Workforce development, as practiced by the government agencies that are devoted to it, is a very complex process. There are numerous forms to be filled, plans to be formulated and agreed to, meetings to be set up and attended, letters to be written, regulations to be adhered to, etc. And while all this is going on, new directives are being handed down from higher up, at the state and federal levels.
Given the time requirements and the complexity of all this activity, it is almost impossible for a workforce board to formulate a global viewpoint of its own processes. But without a high-level view of the overall tasks to be accomplished and the overall processes to be adhered to, demands tend to be handled reactively, which in turn can lead to high levels of churn and inefficiency.
This situation can be exacerbated by changes in personnel. Outgoing personnel often take their knowledge with them. When somebody new starts, no truly comprehensive formal job description is available. Consequently, it takes longer than should be necessary for new personnel to learn their responsibilities. If turnover is high, the result can be an organization that appears to be standing still, or even going backwards.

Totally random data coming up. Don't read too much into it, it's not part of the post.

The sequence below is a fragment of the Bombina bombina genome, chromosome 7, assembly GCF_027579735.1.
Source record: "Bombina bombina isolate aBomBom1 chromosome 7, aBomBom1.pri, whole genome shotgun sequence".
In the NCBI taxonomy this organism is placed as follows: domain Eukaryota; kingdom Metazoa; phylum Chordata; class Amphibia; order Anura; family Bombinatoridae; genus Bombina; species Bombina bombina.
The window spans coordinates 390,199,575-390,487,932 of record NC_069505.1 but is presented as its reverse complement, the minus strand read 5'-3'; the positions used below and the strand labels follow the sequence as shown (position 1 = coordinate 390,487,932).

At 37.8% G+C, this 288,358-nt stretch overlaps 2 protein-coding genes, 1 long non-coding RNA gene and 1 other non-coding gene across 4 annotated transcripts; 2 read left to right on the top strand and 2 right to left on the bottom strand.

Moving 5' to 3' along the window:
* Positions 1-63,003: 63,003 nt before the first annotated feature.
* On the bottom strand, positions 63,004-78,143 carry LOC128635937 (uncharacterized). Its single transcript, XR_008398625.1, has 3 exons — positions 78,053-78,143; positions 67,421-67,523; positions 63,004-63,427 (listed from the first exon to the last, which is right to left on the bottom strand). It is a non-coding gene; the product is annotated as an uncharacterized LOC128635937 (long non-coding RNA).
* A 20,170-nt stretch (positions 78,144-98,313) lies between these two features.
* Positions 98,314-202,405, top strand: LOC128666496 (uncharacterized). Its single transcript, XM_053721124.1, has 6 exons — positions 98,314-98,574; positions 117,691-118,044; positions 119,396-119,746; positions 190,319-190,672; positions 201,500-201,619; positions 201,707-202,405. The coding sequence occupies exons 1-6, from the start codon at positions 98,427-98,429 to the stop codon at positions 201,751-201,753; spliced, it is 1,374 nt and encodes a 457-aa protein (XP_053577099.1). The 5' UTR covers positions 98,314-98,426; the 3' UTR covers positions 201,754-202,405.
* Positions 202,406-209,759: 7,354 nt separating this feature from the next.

Drawing upon our years of project management experience, TEC Services has formulated a unique approach to solving this problem. What we do is apply a formal Integrated Management Systems (IMS) procedure to the problems of workforce development organizations. The upshot of this is that we interview everybody in the organization in order to determine all of the ad hoc tasks and procedures that are being followed, and then we use this information to create an end-to-end formal plan for executing these same tasks and procedures. We then train everybody that we interviewed in how to utilize their portions of this formal plan.
This IMS procedure makes everybody knowledgeable in advance, on who does what and when at any given time. This results in each of the tasks getting done on time.